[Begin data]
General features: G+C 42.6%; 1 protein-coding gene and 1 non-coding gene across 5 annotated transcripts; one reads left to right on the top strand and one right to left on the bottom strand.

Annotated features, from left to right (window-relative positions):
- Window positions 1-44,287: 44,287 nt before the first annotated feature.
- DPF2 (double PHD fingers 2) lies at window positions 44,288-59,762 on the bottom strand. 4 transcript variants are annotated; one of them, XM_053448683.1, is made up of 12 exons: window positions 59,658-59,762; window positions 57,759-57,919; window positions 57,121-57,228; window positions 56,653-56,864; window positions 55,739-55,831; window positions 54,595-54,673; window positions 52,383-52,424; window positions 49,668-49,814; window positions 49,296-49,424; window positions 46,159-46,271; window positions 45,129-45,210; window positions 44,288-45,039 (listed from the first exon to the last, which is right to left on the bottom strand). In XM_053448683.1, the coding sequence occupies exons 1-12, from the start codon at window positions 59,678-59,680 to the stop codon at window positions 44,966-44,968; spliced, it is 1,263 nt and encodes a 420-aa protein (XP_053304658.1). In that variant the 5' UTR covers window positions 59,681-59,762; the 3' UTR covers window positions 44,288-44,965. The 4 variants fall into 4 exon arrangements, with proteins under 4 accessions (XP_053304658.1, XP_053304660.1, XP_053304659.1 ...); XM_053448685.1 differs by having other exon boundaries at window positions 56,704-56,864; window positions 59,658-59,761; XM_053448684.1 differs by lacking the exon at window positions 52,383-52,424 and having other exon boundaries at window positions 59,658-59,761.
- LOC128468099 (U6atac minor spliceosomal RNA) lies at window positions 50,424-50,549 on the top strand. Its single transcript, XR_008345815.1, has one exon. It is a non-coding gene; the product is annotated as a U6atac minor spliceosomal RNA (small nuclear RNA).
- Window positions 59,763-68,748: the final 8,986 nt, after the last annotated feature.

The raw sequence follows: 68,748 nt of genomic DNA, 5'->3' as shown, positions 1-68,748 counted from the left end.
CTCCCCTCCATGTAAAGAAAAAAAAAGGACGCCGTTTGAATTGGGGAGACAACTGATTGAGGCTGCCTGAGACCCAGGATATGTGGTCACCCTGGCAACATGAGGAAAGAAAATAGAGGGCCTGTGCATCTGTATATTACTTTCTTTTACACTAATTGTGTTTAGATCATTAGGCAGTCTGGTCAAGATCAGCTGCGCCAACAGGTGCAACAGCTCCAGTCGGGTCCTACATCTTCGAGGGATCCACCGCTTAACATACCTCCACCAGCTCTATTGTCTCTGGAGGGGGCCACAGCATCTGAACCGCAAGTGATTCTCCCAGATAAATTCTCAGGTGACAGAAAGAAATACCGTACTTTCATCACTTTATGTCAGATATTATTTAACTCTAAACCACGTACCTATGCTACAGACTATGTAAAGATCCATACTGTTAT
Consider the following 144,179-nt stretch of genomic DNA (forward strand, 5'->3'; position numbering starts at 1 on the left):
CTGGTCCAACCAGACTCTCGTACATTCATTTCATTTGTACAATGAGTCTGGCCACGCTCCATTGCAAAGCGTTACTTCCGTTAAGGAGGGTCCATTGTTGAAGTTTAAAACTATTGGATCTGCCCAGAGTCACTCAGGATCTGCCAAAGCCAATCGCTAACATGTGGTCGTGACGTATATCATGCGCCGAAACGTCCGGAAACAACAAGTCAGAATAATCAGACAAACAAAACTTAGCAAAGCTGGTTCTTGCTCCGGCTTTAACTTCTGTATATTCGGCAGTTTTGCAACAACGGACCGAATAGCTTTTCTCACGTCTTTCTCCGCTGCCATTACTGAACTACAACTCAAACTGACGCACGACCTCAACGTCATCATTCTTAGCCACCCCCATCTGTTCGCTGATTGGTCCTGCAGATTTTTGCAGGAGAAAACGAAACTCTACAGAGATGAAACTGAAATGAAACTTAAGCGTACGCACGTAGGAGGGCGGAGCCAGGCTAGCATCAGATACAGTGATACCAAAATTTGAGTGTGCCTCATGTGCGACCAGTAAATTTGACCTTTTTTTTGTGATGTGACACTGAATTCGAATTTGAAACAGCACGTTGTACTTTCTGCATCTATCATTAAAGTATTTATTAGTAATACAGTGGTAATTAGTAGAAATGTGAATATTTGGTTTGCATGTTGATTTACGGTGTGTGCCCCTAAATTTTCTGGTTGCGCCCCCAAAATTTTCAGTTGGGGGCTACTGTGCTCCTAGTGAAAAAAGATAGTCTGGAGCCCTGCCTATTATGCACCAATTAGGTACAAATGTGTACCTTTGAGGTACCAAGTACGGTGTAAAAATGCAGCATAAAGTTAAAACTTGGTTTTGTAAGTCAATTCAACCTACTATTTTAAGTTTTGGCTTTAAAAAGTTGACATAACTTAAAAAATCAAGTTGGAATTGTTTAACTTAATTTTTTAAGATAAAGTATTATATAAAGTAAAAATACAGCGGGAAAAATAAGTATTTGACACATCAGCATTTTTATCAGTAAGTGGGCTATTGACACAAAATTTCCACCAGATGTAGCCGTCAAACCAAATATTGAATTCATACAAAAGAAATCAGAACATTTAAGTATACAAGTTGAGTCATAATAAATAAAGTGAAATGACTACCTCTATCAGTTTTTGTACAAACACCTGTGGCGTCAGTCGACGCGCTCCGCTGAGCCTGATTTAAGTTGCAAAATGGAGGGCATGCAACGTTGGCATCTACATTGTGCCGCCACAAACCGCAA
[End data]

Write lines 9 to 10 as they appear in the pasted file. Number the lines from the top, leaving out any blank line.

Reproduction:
Consider the following 144,179-nt stretch of genomic DNA (forward strand, 5'->3'; position numbering starts at 1 on the left):
CTGGTCCAACCAGACTCTCGTACATTCATTTCATTTGTACAATGAGTCTGGCCACGCTCCATTGCAAAGCGTTACTTCCGTTAAGGAGGGTCCATTGTTGAAGTTTAAAACTATTGGATCTGCCCAGAGTCACTCAGGATCTGCCAAAGCCAATCGCTAACATGTGGTCGTGACGTATATCATGCGCCGAAACGTCCGGAAACAACAAGTCAGAATAATCAGACAAACAAAACTTAGCAAAGCTGGTTCTTGCTCCGGCTTTAACTTCTGTATATTCGGCAGTTTTGCAACAACGGACCGAATAGCTTTTCTCACGTCTTTCTCCGCTGCCATTACTGAACTACAACTCAAACTGACGCACGACCTCAACGTCATCATTCTTAGCCACCCCCATCTGTTCGCTGATTGGTCCTGCAGATTTTTGCAGGAGAAAACGAAACTCTACAGAGATGAAACTGAAATGAAACTTAAGCGTACGCACGTAGGAGGGCGGAGCCAGGCTAGCATCAGATACAGTGATACCAAAATTTGAGTGTGCCTCATGTGCGACCAGTAAATTTGACCTTTTTTTTGTGATGTGACACTGAATTCGAATTTGAAACAGCACGTTGTACTTTCTGCATCTATCATTAAAGTATTTATTAGTAATACAGTGGTAATTAGTAGAAATGTGAATATTTGGTTTGCATGTTGATTTACGGTGTGTGCCCCTAAATTTTCTGGTTGCGCCCCCAAAATTTTCAGTTGGGGGCTACTGTGCTCCTAGTGAAAAAAGATAGTCTGGAGCCCTGCCTATTATGCACCAATTAGGTACAAATGTGTACCTTTGAGGTACCAAGTACGGTGTAAAAATGCAGCATAAAGTTAAAACTTGGTTTTGTAAGTCAATTCAACCTACTATTTTAAGTTTTGGCTTTAAAAAGTTGACATAACTTAAAAAATCAAGTTGGAATTGTTTAACTTAATTTTTTAAGATAAAGTATTATATAAAGTAAAAATACAGCGGGAAAAATAAGTATTTGACACATCAGCATTTTTATCAGTAAGTGGGCTATTGACACAAAATTTCCACCAGATGTAGCCGTCAAACCAAATATTGAATTCATACAAAAGAAATCAGAACATTTAAGTATACAAGTTGAGTCATAATAAATAAAGTGAAATGACTACCTCTATCAGTTTTTGTACAAACACCTGTGGCGTCAGTCGACGCGCTCCGCTGAGCCTGATTTAAGTTGCAAAATGGAGGGCATGCAACGTTGGCATCTACATTGTGCCGCCACAAACCGCAA